# Is Poisson–Lindley an exponential family? If not, why? [closed]

\begin{aligned}f_Y(y_i)&=\frac{{\theta_i}^2\left(y_i+\theta_i+2\right)}{\left(1+\theta_i\right)^{y_i+3}}\\ &=\exp\ \log\left[\frac{{\theta_i}^2\left(y_i+\theta_i+2\right)}{\left(1+\theta_i\right)^{y_i+3}}\right]\\ &=\exp\left[\log\left(\frac{{\theta_i}^2\left(y_i+\theta_i+2\right)}{\left(1+\theta_i\right)^{y_i+3}}\right)\right]\\ &=\exp\left[\log\left({\theta_i}^2\right)+\log\left(y_i+\theta_i+2\right)-\log\left(1+\theta_i\right)^{y_i+3}\right] \end{aligned}

Need to write in the form

$$f(y) = \exp{ [y(\theta) - b(\theta)]/ a(thi) + c(y, thi)}$$

I am actually stuck here and I am not sure about whether it can be written as canonical form or not. I have read somewhere that mixed distributions are not members of the exponential family.

• Hint: You get a term $\log( y+\theta-2 )$ (where $-2$ has the wrong sign ...). There is no way that can be written as a separated product ... Commented Apr 14, 2021 at 3:34
• I don't understand why you keep destroying the equations. Is there something you would like to change about them?
– whuber
Commented Apr 14, 2021 at 17:13
• I have no idea what $thi$ is supposed to be. Commented Apr 24, 2021 at 12:00
• This question isn't answerable without explaining what $thi$ is.
– Sycorax
Commented Apr 24, 2021 at 17:09
• Most probably the $thi$ is supposed to be $\phi$ which is consistent with notation used in an exponential dispersion family. Commented May 18, 2021 at 17:50

In many cases there's a relatively simple, mindless test you can apply.

Recall that an Exponential family of distributions has densities of the form

$$f(x,\theta) = \exp(\eta(\theta)T(x) + A(\theta)+B(x)).$$

Suppose there is a region of values of $$(x,\theta)$$ in which $$\eta,$$ $$T,$$ $$A,$$ and $$B$$ are differentiable. Applying the logarithm and taking derivatives shows

$$\frac{\partial^2}{\partial x\partial \theta}\log f(x,\theta) = \eta^\prime(\theta)T^\prime(x),\tag{*}$$

effectively "killing off" the $$A$$ and $$B$$ terms.

If you can restrict this region to one where $$\eta^\prime$$ and $$T^\prime$$ each remain positive or negative, without equaling zero, and each is differentiable, you can repeat this process (after taking absolute values, if necessary, to assure the log can be applied):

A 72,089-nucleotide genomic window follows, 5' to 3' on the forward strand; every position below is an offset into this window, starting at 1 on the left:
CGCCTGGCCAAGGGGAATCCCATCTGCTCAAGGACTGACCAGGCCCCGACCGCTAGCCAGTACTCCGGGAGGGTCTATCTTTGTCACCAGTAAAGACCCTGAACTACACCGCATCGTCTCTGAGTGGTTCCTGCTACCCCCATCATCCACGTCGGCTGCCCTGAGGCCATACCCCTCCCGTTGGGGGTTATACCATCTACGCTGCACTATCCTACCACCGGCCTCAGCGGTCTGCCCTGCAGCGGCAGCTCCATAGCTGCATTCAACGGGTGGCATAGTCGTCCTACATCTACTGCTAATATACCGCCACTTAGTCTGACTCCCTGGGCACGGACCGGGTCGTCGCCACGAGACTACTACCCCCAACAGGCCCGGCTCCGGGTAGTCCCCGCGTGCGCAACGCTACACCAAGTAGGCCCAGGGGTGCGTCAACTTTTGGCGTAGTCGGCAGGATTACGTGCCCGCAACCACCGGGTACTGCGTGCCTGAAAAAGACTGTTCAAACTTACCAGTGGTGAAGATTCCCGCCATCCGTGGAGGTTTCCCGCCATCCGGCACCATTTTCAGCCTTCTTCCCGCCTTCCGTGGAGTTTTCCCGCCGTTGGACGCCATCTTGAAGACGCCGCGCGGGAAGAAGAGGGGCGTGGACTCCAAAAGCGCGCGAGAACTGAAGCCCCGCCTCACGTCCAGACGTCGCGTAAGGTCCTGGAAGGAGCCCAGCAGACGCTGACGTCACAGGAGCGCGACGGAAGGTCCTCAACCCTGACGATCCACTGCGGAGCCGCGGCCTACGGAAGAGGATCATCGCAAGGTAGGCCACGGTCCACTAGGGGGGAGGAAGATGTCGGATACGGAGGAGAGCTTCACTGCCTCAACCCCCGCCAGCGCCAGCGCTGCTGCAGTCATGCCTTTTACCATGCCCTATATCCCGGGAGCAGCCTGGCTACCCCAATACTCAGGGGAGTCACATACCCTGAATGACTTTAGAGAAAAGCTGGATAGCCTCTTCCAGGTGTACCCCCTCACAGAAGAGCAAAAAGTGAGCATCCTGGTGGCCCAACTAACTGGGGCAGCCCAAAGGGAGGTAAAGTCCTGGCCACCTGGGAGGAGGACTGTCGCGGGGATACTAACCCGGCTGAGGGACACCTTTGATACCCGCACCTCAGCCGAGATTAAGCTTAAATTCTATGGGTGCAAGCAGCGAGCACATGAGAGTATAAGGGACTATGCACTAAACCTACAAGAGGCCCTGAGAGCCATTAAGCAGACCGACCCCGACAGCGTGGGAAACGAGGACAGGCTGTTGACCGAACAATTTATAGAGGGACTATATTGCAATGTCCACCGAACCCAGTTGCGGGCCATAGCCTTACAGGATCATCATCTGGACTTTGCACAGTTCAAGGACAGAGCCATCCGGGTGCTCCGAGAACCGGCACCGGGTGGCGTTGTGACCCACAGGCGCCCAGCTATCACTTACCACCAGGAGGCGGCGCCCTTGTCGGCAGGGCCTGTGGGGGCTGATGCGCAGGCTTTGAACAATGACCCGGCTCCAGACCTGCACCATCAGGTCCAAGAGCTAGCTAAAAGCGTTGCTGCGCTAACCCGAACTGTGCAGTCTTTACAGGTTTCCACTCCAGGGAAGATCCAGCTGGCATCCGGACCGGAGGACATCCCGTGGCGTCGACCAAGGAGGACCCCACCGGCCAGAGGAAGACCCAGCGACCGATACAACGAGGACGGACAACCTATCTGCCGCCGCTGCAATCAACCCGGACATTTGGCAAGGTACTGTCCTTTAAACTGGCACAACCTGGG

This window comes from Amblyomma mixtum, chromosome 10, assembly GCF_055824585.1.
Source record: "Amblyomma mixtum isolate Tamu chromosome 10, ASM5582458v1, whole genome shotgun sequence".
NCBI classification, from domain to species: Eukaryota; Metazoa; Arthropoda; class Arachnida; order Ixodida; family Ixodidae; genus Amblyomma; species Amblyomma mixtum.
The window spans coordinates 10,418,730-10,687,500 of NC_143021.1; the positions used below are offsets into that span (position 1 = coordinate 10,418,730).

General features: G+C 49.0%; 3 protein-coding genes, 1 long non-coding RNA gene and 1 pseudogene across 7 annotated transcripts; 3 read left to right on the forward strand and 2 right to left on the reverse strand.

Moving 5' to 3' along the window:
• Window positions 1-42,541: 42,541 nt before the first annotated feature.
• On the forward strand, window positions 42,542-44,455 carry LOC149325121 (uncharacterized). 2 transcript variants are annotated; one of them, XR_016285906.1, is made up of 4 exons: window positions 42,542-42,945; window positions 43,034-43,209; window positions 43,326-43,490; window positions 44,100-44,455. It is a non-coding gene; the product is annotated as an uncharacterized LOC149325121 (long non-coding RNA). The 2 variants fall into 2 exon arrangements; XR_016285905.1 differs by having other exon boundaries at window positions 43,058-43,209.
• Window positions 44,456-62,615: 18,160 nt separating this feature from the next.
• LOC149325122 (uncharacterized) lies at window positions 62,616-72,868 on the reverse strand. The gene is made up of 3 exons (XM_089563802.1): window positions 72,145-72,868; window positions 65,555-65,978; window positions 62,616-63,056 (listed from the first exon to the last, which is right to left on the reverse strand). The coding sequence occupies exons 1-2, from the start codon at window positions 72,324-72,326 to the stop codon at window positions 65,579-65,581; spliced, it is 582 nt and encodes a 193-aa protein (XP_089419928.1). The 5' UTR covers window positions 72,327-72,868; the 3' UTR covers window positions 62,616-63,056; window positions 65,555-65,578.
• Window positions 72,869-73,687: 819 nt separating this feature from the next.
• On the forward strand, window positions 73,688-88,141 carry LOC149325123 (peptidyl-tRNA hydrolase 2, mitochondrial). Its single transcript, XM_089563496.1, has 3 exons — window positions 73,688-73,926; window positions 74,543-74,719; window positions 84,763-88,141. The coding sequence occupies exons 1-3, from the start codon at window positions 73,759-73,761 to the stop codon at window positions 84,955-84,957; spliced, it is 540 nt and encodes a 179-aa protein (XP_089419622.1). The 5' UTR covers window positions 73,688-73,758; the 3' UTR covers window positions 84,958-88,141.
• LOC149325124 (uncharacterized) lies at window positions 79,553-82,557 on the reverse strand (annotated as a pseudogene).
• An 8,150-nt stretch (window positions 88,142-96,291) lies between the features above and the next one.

$$\frac{\partial^2}{\partial x\partial \theta} \log|\frac{\partial^2}{\partial x\partial \theta}\log f(x,\theta)| = 0.$$

The result is zero because taking the log splits $$(*)$$ into a sum of a function of $$\theta$$ and a function of $$x;$$ just as at the outset, the mixed partial derivative kills both terms.

The Lindley-Poisson distribution is a discrete distribution on the values $$x\in\{0,1,2,\ldots\}$$ with probabilities

$$f(x,\theta) = \frac{\theta^2(x+\theta+2)}{(\theta+1)^{x+3}}$$

for $$\theta\gt 0,$$ giving

$$\log f(x,\theta) = 2\log\theta + \log(x+\theta+2) - (x+3)\log(\theta+1).$$

Its mixed partial derivative can be mechanically computed using basic laws of differentiation as

$$\frac{\partial^2}{\partial x\partial \theta}\log f(x,\theta) = 0 - \frac{1}{(x+\theta+2)^2} - \frac{1}{\theta+1}.$$

This is constantly negative. Repeating this operation on its absolute value gives (again purely mechanically)

$$\frac{\partial^2}{\partial x\partial \theta} \log|\frac{\partial^2}{\partial x\partial \theta}\log f(x,\theta)| = \frac{6}{(x+\theta+2)^4}\ne 0,$$

proving this is not an Exponential family.

• Hello @Whuber, thank you for the response. But can you please clarify why is that for distribution to belong to the exponential family the above differentiation should equal to zero? Commented Apr 14, 2021 at 18:47
• In fact, I wanted to write it in the form which is in the link below. stat.purdue.edu/~ovitek/STAT526-Spring11_files/pdfs/hw8-sol.pdf Commented Apr 14, 2021 at 18:48
• (1) I searched that pdf file for "Lindley" but found nothing, then searched for "Poisson" but still found nothing about the Poisson-Lindley distribution. (2) Re your request for clarification, I gave the full derivation in the first half of this answer between the lines "Recall that" and "kills both terms."
– whuber
Commented Apr 14, 2021 at 19:48
• I meant in this form: f(y)=exp{ [y(theta) - b(theta)]/ a(thi) + c(y, thi)} Commented Apr 15, 2021 at 6:16
• Based on the pdf linked by OP, looks like they were interested in an exponential dispersion family instead. Commented May 18, 2021 at 18:02